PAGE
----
The Royal Highland Fusiliers, 2nd Battalion, The Royal Regiment of Scotland (2 SCOTS) left a snowy Penicuik for the blistering heat of Archers Post, more than 185 miles north-east of Nairobi, to take part in Exercise Askari Storm.
The troops are being put through their paces by the British Army Training Unit Kenya (BATUK) in a six-week programme designed as the most extreme test of their skills short of going to war.
The 394 infantry soldiers from the 2 SCOTS battle group are backed up by a support team of about 500 personnel drawn from across the country, ranging from medics and engineers to artillery units.
They face punishing conditions in the hot and arid terrain, carrying up to 40kg of equipment in temperatures pushing 40C, with heat exhaustion – along with the local wildlife – an ever-present danger.
With the battalion due to deploy to the Middle East and Africa on operations later in the year, the exercise is seen as crucial preparation.
Commanding officer Lieutenant Colonel Graeme Wearmouth said the Kenyan terrain ensured there was “no hiding place” for his troops.
He said: “It’s a chance to put everything that we’ve learnt, everything that we’ve trained for, into practice, so this is really, I suppose, the optimum test short of going to war.
“I think it’s fair to say that it’s very demanding. This is the hottest time in the year in Kenya, we left Scotland in snow and we came here to 35C heat, and it’s a really good test for us as soldiers.”
He added: “We’ve been told as a battalion that we are due to go away on operations, somewhere Middle East and in the Africa area.
“It’s part of ongoing operations, we’re basically going to be replacing other battalions that are already out doing various training tasks.”
Troops first have to successfully negotiate scenarios such as bringing humanitarian aid to a village while battling a real “enemy” – a role played by the Black Watch 3rd Battalion, The Royal Regiment of Scotland (3 SCOTS).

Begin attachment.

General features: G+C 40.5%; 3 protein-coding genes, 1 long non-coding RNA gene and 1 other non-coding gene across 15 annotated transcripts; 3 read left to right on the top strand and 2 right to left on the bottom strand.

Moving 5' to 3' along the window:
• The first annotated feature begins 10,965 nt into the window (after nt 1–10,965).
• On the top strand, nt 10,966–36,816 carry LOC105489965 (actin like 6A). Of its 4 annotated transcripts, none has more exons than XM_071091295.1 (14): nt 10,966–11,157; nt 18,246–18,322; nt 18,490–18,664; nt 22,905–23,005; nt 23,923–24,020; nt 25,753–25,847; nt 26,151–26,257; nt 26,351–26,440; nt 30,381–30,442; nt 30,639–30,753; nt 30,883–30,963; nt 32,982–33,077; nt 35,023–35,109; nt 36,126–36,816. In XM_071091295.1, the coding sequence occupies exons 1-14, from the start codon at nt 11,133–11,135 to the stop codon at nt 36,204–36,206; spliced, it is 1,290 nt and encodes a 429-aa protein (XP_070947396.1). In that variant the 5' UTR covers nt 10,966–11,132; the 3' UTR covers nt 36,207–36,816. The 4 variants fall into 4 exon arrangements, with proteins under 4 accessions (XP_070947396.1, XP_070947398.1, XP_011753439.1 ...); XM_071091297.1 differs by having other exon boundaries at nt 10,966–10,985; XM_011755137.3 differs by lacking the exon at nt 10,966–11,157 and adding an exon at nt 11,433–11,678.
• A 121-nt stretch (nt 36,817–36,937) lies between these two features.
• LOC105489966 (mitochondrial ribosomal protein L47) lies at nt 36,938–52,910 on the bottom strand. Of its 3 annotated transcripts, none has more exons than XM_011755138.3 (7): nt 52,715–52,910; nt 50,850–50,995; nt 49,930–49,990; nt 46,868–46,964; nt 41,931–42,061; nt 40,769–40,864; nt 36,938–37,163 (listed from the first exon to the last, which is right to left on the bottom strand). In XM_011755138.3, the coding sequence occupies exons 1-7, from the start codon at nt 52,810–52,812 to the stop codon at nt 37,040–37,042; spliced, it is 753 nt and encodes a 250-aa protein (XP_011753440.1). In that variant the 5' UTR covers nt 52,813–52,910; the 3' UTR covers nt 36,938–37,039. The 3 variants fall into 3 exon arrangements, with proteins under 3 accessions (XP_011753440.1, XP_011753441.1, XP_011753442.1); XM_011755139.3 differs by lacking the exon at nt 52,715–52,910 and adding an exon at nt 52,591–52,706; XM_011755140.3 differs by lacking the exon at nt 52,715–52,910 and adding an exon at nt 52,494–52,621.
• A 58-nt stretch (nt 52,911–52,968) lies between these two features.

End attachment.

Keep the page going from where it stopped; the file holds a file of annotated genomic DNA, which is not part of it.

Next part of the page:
Soldiers use blank rounds and weapons fitted with laser transmitters which are picked up by sensors on body armour, helmets and vehicles, giving a play-by-play review of the action afterwards, before moving to live firing using targets.
Corporal Ross McClelland, 25, from Ayr, South Ayrshire, said: “In live rounds it is real grenades that are going in, there’s smoke, there’s mortars, so it is not just a case of having blank firing where you could have that element of not thinking all the time, you’re constantly thinking about where everyone is.
“There’s actually a few boys in our platoon, it’s their first time out of the country, they’ve not really ever been anywhere properly warm. It is very challenging, but it’s the adrenaline that will get you through it.”
One soldier particularly looking forward to getting back to Scotland is Platoon Sergeant Steven Alexander, 37, from Clydebank, West Dunbartonshire, whose wife Angela gave birth to their son Harry just days before the battalion deployed for the exercise in February.
The father-of-four said: “The company put me on the last flight, so the wee man was born on the Saturday night and then I flew out here on the Thursday morning, so they gave me a couple of days. He came just a day or so early, if I’d flown out on the Saturday I would have missed it.”